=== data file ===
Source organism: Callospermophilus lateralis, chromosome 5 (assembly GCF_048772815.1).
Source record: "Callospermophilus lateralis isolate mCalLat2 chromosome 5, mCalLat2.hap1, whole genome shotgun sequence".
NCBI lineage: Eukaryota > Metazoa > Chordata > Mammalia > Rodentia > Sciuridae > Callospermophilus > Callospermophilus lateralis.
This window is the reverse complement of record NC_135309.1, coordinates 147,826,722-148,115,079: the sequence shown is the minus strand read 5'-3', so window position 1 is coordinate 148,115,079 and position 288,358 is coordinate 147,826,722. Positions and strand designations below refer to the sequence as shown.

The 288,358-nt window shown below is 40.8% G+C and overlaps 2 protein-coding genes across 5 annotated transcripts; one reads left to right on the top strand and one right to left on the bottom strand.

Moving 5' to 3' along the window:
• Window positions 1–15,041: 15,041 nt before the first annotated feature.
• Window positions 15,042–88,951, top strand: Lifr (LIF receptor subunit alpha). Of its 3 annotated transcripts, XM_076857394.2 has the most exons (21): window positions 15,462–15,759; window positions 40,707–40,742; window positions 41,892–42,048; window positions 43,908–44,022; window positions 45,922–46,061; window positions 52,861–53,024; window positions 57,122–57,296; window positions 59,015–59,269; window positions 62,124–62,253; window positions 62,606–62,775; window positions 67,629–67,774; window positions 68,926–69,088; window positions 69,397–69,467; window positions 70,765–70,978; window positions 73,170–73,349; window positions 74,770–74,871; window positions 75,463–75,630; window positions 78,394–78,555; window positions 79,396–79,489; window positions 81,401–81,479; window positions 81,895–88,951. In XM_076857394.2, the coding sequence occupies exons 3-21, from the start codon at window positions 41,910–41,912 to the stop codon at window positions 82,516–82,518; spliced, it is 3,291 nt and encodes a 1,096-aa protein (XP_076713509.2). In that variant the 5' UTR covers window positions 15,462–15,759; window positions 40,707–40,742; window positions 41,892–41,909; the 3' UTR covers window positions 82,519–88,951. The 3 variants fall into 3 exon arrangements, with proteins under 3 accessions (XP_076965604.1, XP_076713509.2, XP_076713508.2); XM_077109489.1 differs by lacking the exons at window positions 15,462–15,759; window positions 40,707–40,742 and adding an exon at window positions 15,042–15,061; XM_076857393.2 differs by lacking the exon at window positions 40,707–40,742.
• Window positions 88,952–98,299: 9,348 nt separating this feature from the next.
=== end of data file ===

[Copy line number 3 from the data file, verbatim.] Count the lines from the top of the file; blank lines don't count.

NCBI lineage: Eukaryota > Metazoa > Chordata > Mammalia > Rodentia > Sciuridae > Callospermophilus > Callospermophilus lateralis.